With the government’s national programme to boost employment among Kuwaiti nationals already on track to hitting its goal by 2023, a different picture in terms of manpower composition is expected to come in trickles as months pass by.
However, whether this would mean better for the national economy or otherwise, we have yet to find out. But this phenomenon has caused a number of non-Kuwaiti employees, particularly those in the public sectors, to lose jobs, which some of them may have already been holding for several years already.
Gov’t Sees Drop in Number of Non-Kuwaiti Employees to Date
This was the update shared by State Minister for Economic Affairs Mariam Al-Aqeel, noting that the number of non-Kuwaiti employees in the government has dropped, as the replacement policy is being implemented in government departments linked to integrated systems, according to a report by the Kuwait Times.
At present, the number of non-Kuwaiti employees in the public sector is at 81,817 after this reached as high as 114,000 some years back, marking a 28 percent drop up until this point.
As per Minister Al-Aqeel, non-Kuwaiti employees are comprised of various nationalities including Gulf nationals (4,273), Arabs (46,968), Europeans (183), Asians (27,708), Africans (207), Americans (196) and Australians (9), in addition to bedoons (2,273).
Based on the new numbers, there is a significant drop in non-Kuwaiti employees holding government posts as compared to previous years, after reaching 85,670 at the start of 2017, then dropping by 4.5 percent to 81,817 as of last year. Dating back to 2012, when their numbers were 114,890, non-Kuwaiti government employees have consistently been going down by 28 percent in seven years.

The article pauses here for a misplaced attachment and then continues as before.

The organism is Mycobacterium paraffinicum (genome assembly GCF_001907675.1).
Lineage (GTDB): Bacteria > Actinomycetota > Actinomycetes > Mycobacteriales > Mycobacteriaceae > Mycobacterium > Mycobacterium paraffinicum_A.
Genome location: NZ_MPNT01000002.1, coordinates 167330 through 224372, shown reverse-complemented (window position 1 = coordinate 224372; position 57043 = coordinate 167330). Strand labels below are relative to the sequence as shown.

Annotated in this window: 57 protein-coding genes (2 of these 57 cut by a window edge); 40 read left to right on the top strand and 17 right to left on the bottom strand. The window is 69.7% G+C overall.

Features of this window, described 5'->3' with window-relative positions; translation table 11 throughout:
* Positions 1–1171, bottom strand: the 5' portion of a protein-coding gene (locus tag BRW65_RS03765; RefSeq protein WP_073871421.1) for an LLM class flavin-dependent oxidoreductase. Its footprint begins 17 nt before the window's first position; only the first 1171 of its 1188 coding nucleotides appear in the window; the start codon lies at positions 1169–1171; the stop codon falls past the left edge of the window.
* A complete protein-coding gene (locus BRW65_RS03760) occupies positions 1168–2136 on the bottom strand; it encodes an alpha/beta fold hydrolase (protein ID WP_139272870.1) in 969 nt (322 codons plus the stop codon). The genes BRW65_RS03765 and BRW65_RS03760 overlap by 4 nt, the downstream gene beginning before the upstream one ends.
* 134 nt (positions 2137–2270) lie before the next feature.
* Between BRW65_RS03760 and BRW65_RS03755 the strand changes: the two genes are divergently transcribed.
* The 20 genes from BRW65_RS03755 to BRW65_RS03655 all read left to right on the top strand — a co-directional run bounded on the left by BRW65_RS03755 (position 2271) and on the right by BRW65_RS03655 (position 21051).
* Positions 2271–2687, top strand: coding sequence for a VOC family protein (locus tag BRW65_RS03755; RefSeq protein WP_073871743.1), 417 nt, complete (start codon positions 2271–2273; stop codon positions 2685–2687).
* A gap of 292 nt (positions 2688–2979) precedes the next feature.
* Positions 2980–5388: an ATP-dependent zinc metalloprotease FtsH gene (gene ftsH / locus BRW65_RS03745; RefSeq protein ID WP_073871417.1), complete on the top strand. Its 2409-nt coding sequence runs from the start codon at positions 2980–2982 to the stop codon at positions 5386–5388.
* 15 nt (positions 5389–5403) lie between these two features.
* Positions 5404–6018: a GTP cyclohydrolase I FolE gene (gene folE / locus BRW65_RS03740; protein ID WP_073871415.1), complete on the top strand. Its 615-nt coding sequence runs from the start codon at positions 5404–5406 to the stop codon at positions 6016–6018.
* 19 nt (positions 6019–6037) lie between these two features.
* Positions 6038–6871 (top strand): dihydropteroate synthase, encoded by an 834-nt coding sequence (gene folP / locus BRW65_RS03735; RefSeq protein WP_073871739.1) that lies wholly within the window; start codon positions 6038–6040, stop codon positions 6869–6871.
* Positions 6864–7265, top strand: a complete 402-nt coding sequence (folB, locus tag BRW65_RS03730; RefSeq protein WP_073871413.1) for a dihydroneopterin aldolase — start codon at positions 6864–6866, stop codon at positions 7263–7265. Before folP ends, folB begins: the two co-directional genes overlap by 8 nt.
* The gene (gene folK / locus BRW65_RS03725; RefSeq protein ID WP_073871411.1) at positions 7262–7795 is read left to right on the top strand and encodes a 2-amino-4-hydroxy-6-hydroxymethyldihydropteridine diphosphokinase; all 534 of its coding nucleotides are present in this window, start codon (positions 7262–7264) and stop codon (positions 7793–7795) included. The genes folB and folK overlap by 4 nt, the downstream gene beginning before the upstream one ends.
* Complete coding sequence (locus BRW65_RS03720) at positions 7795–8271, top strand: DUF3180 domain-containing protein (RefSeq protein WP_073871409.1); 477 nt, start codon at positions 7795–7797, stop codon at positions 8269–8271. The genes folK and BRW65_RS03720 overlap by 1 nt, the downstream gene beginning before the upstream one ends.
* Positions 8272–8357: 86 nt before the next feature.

At this rate, it’s quite easy to see which direction the government is taking its labour sector, as the number confirms the government’s efforts.
Few years ago, the Kuwaitization programme has seemingly hit a speed bump when there weren’t enough positions in the public sector to accommodate nationals, but what ensued after was only the logical solution to address the problem – to get rid of non-Kuwaiti nationals, intermittently or in large groups, with the government sacking up to 3,000 expat employees working in the public sector at one point.
Various approaches were made including imposing tedious academic requirements as well residency checks even among long-time resident expats in the country.
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